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OSU students pressure Hargis for openness about worker’s rights

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Cowboys for Justice

A WRC contract would shine light on the conditions of factories that make OSU merchandise.   

Oklahoma State University is making an effort to become more transparent about the production process of official OSU apparel.

On Friday, President Burns Hargis approved a contract with the Workers Rights Consortium, a labor monitoring organization that investigates and reports on working conditions around the globe.

After OSU signs the contract, the WRC will report on working conditions for all of the companies the university has licenses with. The university works with popular brand names such as Nike, Under Armour, JanSport, Russell Athletic and Ping.

Cowboys for Social Justice, a student coalition, and more than 15 other student groups have been lobbying for weeks to get the contract approved.

Cowboys for Social Justice member Nadir Nibras said he believes it’s important for students and staff to know where official OSU clothing comes from and the working conditions of employees. This includes, but is not limited to, official OSU apparel sold on campus.

“Working conditions in some factories are terrible,” Nibras said. “This contract will let the public know exactly what the conditions are like in companies affiliated with OSU.”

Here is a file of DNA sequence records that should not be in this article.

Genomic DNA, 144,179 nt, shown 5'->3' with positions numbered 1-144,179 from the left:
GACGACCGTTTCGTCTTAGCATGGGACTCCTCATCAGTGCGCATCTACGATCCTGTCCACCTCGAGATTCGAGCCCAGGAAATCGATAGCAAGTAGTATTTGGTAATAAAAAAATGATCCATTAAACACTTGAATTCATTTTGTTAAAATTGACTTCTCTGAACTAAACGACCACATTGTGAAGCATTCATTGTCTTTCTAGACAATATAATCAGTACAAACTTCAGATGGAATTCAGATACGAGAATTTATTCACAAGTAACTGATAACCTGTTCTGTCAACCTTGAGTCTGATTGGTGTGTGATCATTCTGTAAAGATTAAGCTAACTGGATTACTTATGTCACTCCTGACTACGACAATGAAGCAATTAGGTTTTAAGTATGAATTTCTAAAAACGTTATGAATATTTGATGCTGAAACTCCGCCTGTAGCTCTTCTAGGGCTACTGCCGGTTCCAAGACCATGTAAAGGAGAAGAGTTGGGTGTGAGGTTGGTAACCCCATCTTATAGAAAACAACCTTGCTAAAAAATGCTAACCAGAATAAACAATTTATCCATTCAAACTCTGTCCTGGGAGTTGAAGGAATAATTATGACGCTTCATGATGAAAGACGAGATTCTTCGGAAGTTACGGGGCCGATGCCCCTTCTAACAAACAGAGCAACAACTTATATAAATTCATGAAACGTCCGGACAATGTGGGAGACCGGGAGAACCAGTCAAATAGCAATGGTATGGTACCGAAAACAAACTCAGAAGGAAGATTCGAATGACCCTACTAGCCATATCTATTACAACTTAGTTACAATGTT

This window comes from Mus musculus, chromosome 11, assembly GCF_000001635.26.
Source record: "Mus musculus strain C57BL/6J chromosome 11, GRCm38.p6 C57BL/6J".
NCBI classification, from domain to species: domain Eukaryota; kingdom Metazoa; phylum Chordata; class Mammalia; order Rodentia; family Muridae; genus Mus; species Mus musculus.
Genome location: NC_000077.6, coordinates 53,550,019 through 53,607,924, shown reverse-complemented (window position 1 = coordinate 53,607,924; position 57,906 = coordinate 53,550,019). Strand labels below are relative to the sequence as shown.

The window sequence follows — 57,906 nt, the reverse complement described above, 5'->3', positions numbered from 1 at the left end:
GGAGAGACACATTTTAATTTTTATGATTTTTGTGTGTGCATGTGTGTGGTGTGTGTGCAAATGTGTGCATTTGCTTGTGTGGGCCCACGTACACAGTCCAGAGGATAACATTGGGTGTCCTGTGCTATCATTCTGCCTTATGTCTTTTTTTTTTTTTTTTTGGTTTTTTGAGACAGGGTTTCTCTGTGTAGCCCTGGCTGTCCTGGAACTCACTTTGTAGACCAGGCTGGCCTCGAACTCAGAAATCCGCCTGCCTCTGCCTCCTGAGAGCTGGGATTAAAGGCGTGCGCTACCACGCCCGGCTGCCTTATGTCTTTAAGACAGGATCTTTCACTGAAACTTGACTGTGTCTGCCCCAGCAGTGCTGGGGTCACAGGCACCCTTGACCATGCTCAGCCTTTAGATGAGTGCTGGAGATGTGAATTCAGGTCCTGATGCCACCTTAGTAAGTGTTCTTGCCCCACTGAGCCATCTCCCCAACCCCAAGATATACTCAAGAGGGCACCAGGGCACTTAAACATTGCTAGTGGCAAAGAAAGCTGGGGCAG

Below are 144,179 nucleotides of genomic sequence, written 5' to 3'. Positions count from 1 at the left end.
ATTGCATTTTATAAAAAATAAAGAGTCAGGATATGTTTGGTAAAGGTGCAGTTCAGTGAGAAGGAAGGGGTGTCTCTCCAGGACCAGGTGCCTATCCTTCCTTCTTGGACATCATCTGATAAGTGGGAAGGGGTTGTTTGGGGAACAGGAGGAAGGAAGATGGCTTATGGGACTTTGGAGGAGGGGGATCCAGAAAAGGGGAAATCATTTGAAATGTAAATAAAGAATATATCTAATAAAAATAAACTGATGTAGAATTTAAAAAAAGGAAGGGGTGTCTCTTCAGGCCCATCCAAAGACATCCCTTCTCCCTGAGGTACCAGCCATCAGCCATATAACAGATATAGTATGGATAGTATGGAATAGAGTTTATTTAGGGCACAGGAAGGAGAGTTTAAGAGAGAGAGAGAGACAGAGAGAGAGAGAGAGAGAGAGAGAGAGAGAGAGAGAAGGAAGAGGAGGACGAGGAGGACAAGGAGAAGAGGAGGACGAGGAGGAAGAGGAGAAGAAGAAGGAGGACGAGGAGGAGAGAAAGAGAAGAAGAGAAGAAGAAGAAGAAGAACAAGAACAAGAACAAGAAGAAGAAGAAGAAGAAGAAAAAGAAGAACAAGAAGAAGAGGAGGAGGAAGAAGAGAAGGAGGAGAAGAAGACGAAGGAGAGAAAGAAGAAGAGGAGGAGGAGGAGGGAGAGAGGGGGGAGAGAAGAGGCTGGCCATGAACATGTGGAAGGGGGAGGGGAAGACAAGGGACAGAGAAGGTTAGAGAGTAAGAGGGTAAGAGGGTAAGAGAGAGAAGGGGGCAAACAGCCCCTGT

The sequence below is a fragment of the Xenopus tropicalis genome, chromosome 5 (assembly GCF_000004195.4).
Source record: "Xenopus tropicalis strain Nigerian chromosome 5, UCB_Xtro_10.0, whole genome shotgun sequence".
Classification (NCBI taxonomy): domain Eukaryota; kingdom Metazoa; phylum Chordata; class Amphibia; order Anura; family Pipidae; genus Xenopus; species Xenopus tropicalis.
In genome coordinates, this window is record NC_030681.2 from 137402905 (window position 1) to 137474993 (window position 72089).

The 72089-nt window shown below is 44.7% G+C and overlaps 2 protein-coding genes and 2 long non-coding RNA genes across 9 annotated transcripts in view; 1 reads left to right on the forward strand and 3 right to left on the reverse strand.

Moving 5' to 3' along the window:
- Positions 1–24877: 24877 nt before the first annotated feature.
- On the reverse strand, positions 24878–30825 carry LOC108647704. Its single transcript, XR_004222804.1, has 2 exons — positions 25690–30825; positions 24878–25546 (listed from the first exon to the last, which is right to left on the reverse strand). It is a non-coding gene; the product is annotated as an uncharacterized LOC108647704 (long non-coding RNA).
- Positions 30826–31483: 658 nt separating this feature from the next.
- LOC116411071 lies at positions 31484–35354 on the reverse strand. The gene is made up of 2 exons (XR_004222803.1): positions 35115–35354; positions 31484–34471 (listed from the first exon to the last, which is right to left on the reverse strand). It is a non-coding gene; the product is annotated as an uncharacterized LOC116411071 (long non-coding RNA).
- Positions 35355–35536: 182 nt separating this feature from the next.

To join the WRC, OSU will annually pay 1 percent of all licensing fees up to $50,000. The university receives fees from its 550 licensees.

The university’s licensing fees are used to fund some student scholarships and athletic programs, OSU Director of Communications Gary Shutt said.

“We do understand the students’ rationale and recommendation that the university sign an agreement with the WRC,” Shutt said. “The university has been considering the benefits of signing the WRC agreement for some time.”

During a meeting with administrators last week, members of Cowboys for Social Justice suggested this affiliation fee be taken from funds allocated to athletic programs rather than from student scholarships.

More than 180 colleges and universities are affiliated with the WRC, including University of Oklahoma and University of Texas at Austin, according to the WRC’s website.

Because of contracts with other colleges and universities, the WRC already reports on 88 percent of OSU’s licensees. In the meeting, students voiced concerns that it’s unfair for the university to reap the benefits of the WRC without helping fund the organization.

Cowboys for Social Justice hopes that by making working condition reports available to students and staff, members of the OSU community will stand up to any poor working conditions reflected in the reports. The group has asked that administrators make the affiliation with the WRC official by the end of the month.

“Me wearing rags isn’t going to fix the problem,” Nibras said. “But if we band together as a university, it can really make a difference.”

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